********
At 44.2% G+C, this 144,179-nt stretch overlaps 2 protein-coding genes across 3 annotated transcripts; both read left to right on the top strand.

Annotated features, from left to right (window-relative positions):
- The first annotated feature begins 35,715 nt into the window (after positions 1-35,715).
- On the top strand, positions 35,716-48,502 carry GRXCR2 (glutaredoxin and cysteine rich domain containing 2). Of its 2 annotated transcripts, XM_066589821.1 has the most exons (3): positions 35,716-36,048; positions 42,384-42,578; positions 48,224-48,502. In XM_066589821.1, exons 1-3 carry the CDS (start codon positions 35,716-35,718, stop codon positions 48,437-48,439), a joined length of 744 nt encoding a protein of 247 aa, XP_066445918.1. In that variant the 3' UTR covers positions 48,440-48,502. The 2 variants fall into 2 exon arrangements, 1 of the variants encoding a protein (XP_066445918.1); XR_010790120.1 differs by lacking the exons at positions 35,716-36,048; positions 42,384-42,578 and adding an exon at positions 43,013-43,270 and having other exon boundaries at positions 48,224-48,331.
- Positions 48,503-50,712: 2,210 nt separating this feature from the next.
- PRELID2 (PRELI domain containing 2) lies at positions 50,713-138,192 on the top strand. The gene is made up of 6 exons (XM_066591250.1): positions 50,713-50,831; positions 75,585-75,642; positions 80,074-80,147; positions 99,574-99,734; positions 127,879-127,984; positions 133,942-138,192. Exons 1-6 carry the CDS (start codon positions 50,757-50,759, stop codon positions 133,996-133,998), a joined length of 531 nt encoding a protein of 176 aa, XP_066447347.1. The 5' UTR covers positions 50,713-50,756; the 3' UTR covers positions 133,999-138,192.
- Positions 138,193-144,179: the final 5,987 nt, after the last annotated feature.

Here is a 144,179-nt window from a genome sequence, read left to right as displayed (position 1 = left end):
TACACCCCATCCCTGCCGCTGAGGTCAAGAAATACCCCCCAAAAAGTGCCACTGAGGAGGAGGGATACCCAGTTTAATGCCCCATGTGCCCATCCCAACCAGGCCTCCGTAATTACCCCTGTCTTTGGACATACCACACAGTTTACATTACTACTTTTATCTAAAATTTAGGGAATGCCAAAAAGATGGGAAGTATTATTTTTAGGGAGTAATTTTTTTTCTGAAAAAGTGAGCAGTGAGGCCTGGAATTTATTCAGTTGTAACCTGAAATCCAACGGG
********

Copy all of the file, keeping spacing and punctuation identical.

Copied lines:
At 44.2% G+C, this 144,179-nt stretch overlaps 2 protein-coding genes across 3 annotated transcripts; both read left to right on the top strand.

Annotated features, from left to right (window-relative positions):
- The first annotated feature begins 35,715 nt into the window (after positions 1-35,715).
- On the top strand, positions 35,716-48,502 carry GRXCR2 (glutaredoxin and cysteine rich domain containing 2). Of its 2 annotated transcripts, XM_066589821.1 has the most exons (3): positions 35,716-36,048; positions 42,384-42,578; positions 48,224-48,502. In XM_066589821.1, exons 1-3 carry the CDS (start codon positions 35,716-35,718, stop codon positions 48,437-48,439), a joined length of 744 nt encoding a protein of 247 aa, XP_066445918.1. In that variant the 3' UTR covers positions 48,440-48,502. The 2 variants fall into 2 exon arrangements, 1 of the variants encoding a protein (XP_066445918.1); XR_010790120.1 differs by lacking the exons at positions 35,716-36,048; positions 42,384-42,578 and adding an exon at positions 43,013-43,270 and having other exon boundaries at positions 48,224-48,331.
- Positions 48,503-50,712: 2,210 nt separating this feature from the next.
- PRELID2 (PRELI domain containing 2) lies at positions 50,713-138,192 on the top strand. The gene is made up of 6 exons (XM_066591250.1): positions 50,713-50,831; positions 75,585-75,642; positions 80,074-80,147; positions 99,574-99,734; positions 127,879-127,984; positions 133,942-138,192. Exons 1-6 carry the CDS (start codon positions 50,757-50,759, stop codon positions 133,996-133,998), a joined length of 531 nt encoding a protein of 176 aa, XP_066447347.1. The 5' UTR covers positions 50,713-50,756; the 3' UTR covers positions 133,999-138,192.
- Positions 138,193-144,179: the final 5,987 nt, after the last annotated feature.

Here is a 144,179-nt window from a genome sequence, read left to right as displayed (position 1 = left end):
TACACCCCATCCCTGCCGCTGAGGTCAAGAAATACCCCCCAAAAAGTGCCACTGAGGAGGAGGGATACCCAGTTTAATGCCCCATGTGCCCATCCCAACCAGGCCTCCGTAATTACCCCTGTCTTTGGACATACCACACAGTTTACATTACTACTTTTATCTAAAATTTAGGGAATGCCAAAAAGATGGGAAGTATTATTTTTAGGGAGTAATTTTTTTTCTGAAAAAGTGAGCAGTGAGGCCTGGAATTTATTCAGTTGTAACCTGAAATCCAACGGG